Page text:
B. microti is characterized by multiple basket-shaped parasites. In some cases, parasitaemia is sparse and detection of antibodies, using an indirect fluorescent antibody assay, may be useful for diagnosis. Antibody titres rise during the first weeks and fall after 5 months, but correlation between antibody titre and severity of the disease is poor. A real-time polymerase chain reaction (RT-PCR) assay targeting the 18S rRNA gene of B. microti has been developed.

B. divergens is characterized in Giemsa-stained blood smears by double piriform intraerythrocytic parasites or tetrads, but annular, punctiform, and filamentous forms may also be encountered. Serology cannot be used for a rapid diagnosis of B. divergens infection. Amplification of babesial DNA by polymerase chain reaction, using species-specific primers may establish the diagnosis of both B. microti and B. divergens within 24 h. These assays are more sensitive than, but equally specific as, smear detection. Clearance of DNA seems to be related to disappearance of parasites.

Treatment and prevention

Chloroquine, sulphadiazine, co-trimoxazole, pentamidine, or diminazene aceturate appear ineffective in completely eliminating babesia parasites. For B. microti infection, the standard treatment is a combination of atovaquone (750 mg every 12 h) and azithromycin (500–1000 mg orally on day 1, and 250–1000 mg therafter) for 7 days. Alternatively, a combination of clindamycin (600 mg intravenously or orally) with quinine (650 mg orally) every 6 to 8 h for at least 7 days in adults; treatment for children is atovaquone (20 mg/kg every 12 h, maximum 750 mg/dose) and azithromycin (10 mg/kg per day on day 1 and 5 mg/kg per day thereafter) or alternatively a combination of clindamycin (7–10 mg/kg) and quinine (8 mg/kg) every 6 to 8 h for at least 7 days. For immunocompromised patients, a treatment for 6 weeks and 2 additional weeks after blood parasite clearance is recommended. For patients with high parasitaemias (≥ 10%), haemolysis, or renal failure or those that are immunocompromised, these therapies might not be sufficient and exchange transfusion should be considered.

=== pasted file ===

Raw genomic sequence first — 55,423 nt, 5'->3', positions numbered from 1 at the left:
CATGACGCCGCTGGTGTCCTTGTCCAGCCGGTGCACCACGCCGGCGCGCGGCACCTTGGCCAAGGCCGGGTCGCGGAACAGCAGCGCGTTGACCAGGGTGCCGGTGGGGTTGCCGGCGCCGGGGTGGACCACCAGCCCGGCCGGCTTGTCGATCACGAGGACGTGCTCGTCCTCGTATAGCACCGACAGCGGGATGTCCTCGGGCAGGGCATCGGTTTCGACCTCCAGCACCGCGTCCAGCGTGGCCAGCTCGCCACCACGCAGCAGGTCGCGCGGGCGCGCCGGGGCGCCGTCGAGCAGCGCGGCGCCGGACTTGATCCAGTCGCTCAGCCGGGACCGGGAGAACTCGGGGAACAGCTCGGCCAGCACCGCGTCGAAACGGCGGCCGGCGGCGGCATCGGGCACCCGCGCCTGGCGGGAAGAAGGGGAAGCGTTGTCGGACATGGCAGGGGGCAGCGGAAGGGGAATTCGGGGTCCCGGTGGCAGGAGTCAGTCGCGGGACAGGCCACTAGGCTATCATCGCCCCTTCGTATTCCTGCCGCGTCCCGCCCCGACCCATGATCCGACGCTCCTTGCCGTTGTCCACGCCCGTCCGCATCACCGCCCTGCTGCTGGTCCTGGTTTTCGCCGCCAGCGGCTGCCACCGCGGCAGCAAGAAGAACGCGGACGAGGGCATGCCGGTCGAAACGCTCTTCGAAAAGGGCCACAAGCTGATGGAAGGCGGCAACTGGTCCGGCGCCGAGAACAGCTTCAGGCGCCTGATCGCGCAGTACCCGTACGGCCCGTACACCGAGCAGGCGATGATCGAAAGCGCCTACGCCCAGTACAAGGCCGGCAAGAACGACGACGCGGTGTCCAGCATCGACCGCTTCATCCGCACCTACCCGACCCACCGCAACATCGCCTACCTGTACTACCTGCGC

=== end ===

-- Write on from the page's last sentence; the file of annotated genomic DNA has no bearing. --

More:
In Europe, babesiosis should be treated as a medical emergency. Immediate chemotherapy with either a combination of clindamycine and quinine or clindamycin alone reduces parasitaemia and prevents extensive haemolysis and renal failure. Exchange transfusion should be used in fulminating B. divergens cases. Imidocarb dipropionate, which has been used for treatment of cattle babesiosis, has been successfully used in two patients in Ireland, although this drug is not approved for human treatment.

Preventive measures consist of use of repellents containing N,N-diethyl-3-methylbenzamide for clothing or skin, removing ticks from the skin, and avoiding exposure for asplenic and immunocompromised individuals. To date, no vaccine against human babesiosis is available.

Further reading

Homer MJ, et al (2000). Babesiosis. Clin Microbiol Rev, 13, 451–69.Find this resource:

Hildebrandt A, Gray JS, Hunfeld KP (2013). Human babesiosis in Europe: what clinicians need to know. Infection, 41, 1057–72.Find this resource:

    Vannier E, Krause PJ (2009). Update on babesiosis. Interdiscip Perspect Infect Dis; 984568. Epub 2009 Aug 27.Find this resource:

    Wudhikarn K, et al. (2011). Transfusion-transmitted babesiosis in an immunocompromised patient: a case report and review. Am J Med, 124, 800–5.Find this resource: